Just finished Karen Swallow Priorís book On Reading Well and want to commend it to you. The book is organized by 12 chapters, each contemplating how a work of literature illustrates or illuminates a particular virtue.†
Drawing from a rich tapestry of historic theologians and thinkers, Priorís book is a wonderful introduction to the field of virtue ethics Ė ethics considered as becoming a truly more virtuous person.†
My favorite chapter was on the virtue of love in The Death of Ivan Ilych by Leo Tolstoy. I havenít read Death, but I will now. I really appreciated Priorís work distinguishing and exploring related themes to love such as sympathy, compassion, tenderness, sentimentalism, empathy.†For example, she quotes Flannery O’Connor, “When tenderness is detached from the source of tenderness, its logical outcome is terror.” And such tenderness “leads to the gas chamber,” since, Prior explains, tenderness will do anything to avoid pain. “Tenderness prefers death over suffering.” Whereas real charity/love “chooses to ‘suffer with,’ the literal meaning of compassion” (153). Surely we have numerous examples of this terrible tenderness in modern advocates of abortion and euthanasia.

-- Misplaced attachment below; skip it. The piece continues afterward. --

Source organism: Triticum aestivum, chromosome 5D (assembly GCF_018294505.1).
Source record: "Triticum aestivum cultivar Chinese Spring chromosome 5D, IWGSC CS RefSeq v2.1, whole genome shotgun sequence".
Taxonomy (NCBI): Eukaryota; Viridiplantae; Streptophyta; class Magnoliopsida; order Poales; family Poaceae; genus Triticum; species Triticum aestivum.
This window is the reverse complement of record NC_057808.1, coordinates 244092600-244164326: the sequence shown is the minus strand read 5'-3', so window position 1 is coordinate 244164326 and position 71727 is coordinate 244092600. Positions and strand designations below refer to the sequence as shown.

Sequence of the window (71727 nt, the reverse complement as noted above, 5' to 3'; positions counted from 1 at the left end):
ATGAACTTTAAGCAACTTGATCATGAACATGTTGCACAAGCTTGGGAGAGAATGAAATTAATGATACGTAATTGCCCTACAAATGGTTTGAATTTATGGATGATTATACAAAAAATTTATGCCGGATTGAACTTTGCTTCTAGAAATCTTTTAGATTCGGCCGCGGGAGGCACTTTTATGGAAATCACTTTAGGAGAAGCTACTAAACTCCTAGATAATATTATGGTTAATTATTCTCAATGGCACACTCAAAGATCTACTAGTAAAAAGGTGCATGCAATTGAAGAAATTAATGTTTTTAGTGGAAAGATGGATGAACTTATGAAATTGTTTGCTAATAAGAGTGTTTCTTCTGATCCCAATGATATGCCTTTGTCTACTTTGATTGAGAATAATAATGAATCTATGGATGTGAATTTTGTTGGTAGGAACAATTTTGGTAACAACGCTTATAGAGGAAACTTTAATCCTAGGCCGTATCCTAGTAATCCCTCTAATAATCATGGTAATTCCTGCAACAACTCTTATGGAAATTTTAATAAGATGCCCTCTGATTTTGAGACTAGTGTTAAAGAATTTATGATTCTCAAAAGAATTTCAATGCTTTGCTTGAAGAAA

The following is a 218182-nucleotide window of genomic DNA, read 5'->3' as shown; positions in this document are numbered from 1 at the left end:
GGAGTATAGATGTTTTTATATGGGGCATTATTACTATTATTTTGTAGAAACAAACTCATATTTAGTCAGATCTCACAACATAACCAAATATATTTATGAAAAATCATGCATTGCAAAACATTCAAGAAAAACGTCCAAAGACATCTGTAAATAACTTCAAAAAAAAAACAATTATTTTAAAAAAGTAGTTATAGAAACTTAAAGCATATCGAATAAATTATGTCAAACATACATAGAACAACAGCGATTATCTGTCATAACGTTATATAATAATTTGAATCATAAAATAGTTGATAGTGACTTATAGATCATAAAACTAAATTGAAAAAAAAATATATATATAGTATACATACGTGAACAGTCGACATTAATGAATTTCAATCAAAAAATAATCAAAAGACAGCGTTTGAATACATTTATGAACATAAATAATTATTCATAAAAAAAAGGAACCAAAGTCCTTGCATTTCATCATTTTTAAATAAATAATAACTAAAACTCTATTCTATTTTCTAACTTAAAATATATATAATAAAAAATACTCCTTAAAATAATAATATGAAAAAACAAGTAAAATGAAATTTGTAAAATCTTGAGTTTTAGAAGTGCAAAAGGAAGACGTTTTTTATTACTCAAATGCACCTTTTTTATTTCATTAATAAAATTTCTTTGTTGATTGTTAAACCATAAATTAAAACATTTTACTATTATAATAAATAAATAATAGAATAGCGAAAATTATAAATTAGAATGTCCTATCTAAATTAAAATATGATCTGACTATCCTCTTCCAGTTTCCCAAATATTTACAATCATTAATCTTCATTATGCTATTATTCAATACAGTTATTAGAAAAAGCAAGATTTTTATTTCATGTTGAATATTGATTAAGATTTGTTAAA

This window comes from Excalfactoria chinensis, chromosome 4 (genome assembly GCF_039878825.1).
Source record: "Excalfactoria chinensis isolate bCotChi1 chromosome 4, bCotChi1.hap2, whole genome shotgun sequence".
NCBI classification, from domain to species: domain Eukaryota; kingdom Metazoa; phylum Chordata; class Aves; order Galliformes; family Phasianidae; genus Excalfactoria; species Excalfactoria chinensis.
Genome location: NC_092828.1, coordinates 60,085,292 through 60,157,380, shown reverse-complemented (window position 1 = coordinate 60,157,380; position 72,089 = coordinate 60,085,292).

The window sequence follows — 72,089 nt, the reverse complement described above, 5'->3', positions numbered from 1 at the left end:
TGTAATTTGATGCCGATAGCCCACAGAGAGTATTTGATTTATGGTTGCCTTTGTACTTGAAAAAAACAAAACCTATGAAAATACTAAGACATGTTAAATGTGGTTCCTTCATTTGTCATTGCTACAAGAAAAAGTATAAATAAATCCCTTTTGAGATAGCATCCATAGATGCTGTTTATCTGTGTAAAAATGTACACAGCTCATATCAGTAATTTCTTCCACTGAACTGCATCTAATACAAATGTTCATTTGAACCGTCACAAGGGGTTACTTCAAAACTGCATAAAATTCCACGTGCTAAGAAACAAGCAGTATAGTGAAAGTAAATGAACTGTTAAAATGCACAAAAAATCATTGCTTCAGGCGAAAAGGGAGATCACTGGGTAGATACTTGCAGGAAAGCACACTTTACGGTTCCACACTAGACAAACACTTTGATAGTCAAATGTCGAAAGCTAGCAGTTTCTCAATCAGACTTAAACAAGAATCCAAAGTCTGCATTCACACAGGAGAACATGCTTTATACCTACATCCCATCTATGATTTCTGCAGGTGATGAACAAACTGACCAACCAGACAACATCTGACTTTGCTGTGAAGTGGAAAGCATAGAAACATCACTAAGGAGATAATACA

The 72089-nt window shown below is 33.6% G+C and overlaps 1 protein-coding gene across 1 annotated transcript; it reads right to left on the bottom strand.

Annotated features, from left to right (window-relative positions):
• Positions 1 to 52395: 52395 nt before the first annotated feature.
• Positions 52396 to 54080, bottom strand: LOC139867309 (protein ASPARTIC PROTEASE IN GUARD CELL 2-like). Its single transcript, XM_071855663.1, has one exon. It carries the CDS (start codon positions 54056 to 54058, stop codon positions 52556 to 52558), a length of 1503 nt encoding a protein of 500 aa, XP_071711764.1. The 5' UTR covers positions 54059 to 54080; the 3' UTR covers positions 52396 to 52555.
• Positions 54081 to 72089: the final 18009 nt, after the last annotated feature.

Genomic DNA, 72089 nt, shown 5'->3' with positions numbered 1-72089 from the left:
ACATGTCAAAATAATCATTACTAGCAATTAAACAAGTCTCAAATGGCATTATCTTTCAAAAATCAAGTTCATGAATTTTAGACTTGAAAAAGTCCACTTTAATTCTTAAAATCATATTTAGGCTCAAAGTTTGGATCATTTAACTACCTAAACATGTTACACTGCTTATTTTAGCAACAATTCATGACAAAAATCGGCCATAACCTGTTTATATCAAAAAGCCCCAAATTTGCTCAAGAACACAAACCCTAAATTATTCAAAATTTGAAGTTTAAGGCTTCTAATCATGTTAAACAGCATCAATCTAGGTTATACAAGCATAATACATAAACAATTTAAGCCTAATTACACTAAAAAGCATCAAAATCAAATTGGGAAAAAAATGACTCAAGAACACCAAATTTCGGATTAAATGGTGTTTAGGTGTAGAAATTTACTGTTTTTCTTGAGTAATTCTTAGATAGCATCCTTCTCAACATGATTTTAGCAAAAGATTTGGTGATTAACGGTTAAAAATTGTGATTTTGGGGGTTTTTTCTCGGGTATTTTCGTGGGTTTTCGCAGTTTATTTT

A close second favorite chapter would probably be the chapter on patience and the book Persuasion by Jane Austin. Having just read Persuasion recently, I found Priorís points repeatedly ringing true, and I appreciated some of the ways she pushed the themes into the corners and challenged me to think about the connections between patience, suffering, and passion.
Other highlights included her unapologetic appreciation for Pilgrim’s Progress (and the virtue of diligence) and itís wonderfully puritan roots, despite the fact that Pilgrimís Progress seems to be falling out of favor even among many of the theological heirs of the puritans. Perhaps this indicates our lack of true diligence!
I appreciated her notes on satire, as well a number of etymological connections I hadnít previously noticed: for example the linguistic connection between kindness and kin, and humility and earthiness. There were occasional places where I sensed that I would have a different take on some current cultural issue or other, and a few places where I thought a really neat insight deserved to get a little more play in light of current cultural issues. But these were passing and very minor.
The overall work is just a delight to read. In a world that is often difficult to read well, we need more thoughtful, devotional, and encouraging works like this so that as we learn to read well, we might also learn to live well.